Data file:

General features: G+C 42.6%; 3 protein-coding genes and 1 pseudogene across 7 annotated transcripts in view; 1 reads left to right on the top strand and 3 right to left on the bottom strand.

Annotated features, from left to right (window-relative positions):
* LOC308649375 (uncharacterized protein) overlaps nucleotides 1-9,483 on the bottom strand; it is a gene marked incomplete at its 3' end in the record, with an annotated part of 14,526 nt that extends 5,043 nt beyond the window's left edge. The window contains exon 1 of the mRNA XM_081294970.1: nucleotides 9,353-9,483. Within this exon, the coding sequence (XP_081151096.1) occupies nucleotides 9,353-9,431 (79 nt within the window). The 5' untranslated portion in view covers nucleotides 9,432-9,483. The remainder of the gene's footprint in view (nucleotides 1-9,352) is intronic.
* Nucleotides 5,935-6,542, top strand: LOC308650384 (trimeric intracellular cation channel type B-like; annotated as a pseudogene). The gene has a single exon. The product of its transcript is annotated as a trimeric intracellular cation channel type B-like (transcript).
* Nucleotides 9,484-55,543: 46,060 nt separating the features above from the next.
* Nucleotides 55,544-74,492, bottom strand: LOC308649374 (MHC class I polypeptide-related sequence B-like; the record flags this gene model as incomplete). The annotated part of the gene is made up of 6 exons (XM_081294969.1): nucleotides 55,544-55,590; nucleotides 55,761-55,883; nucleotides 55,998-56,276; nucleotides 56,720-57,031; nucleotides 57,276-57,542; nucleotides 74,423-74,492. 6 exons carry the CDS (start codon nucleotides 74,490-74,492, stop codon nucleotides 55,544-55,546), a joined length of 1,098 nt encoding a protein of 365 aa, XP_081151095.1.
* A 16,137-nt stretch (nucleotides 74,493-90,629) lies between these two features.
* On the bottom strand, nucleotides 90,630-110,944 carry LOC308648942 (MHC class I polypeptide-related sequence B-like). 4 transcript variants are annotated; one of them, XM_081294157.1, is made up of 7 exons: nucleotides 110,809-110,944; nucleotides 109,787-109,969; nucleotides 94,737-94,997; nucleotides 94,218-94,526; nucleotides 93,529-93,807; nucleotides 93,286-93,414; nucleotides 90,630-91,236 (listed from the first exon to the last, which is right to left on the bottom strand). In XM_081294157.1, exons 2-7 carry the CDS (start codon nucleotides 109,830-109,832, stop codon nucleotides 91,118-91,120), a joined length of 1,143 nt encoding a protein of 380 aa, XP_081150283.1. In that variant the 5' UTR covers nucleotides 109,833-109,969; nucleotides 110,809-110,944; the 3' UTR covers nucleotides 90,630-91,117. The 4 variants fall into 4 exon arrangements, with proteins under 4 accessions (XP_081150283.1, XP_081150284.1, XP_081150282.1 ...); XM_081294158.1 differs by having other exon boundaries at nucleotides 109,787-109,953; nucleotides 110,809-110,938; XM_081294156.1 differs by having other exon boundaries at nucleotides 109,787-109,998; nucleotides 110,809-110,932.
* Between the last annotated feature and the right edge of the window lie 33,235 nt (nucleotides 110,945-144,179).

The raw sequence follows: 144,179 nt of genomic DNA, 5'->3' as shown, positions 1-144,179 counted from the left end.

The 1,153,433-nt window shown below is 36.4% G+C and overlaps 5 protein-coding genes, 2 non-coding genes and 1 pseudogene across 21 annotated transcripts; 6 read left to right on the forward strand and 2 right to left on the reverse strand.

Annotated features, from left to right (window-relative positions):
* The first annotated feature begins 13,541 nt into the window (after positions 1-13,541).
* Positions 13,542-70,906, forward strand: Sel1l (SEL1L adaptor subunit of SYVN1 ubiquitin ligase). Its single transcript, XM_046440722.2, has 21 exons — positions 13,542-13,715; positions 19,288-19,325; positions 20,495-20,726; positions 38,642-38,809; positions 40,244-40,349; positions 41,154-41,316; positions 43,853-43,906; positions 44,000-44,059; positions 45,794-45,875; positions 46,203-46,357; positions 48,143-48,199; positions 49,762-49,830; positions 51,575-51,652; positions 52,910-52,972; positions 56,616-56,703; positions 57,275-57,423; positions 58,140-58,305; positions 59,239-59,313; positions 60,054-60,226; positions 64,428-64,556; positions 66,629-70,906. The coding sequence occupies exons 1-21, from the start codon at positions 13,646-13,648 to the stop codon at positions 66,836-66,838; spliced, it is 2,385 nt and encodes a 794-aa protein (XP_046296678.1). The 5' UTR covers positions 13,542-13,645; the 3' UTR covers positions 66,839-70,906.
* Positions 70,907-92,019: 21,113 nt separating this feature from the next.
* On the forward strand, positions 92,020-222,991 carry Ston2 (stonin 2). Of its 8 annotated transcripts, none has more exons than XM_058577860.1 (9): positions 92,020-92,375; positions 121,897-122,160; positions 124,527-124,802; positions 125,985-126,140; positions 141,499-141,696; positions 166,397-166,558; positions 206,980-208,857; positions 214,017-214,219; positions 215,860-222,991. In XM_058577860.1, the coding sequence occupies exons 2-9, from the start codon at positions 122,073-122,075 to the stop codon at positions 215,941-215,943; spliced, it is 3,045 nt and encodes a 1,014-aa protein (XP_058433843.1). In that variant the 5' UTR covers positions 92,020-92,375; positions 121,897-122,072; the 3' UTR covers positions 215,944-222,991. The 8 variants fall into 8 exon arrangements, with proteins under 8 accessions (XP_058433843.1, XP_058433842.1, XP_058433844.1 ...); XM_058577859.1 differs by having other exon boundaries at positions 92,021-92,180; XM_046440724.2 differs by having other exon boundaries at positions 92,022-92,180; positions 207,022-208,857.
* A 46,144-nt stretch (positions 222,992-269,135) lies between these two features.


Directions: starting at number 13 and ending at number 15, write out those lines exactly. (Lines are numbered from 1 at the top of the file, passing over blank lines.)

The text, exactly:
* The first annotated feature begins 13,541 nt into the window (after positions 1-13,541).
* Positions 13,542-70,906, forward strand: Sel1l (SEL1L adaptor subunit of SYVN1 ubiquitin ligase). Its single transcript, XM_046440722.2, has 21 exons — positions 13,542-13,715; positions 19,288-19,325; positions 20,495-20,726; positions 38,642-38,809; positions 40,244-40,349; positions 41,154-41,316; positions 43,853-43,906; positions 44,000-44,059; positions 45,794-45,875; positions 46,203-46,357; positions 48,143-48,199; positions 49,762-49,830; positions 51,575-51,652; positions 52,910-52,972; positions 56,616-56,703; positions 57,275-57,423; positions 58,140-58,305; positions 59,239-59,313; positions 60,054-60,226; positions 64,428-64,556; positions 66,629-70,906. The coding sequence occupies exons 1-21, from the start codon at positions 13,646-13,648 to the stop codon at positions 66,836-66,838; spliced, it is 2,385 nt and encodes a 794-aa protein (XP_046296678.1). The 5' UTR covers positions 13,542-13,645; the 3' UTR covers positions 66,839-70,906.
* Positions 70,907-92,019: 21,113 nt separating this feature from the next.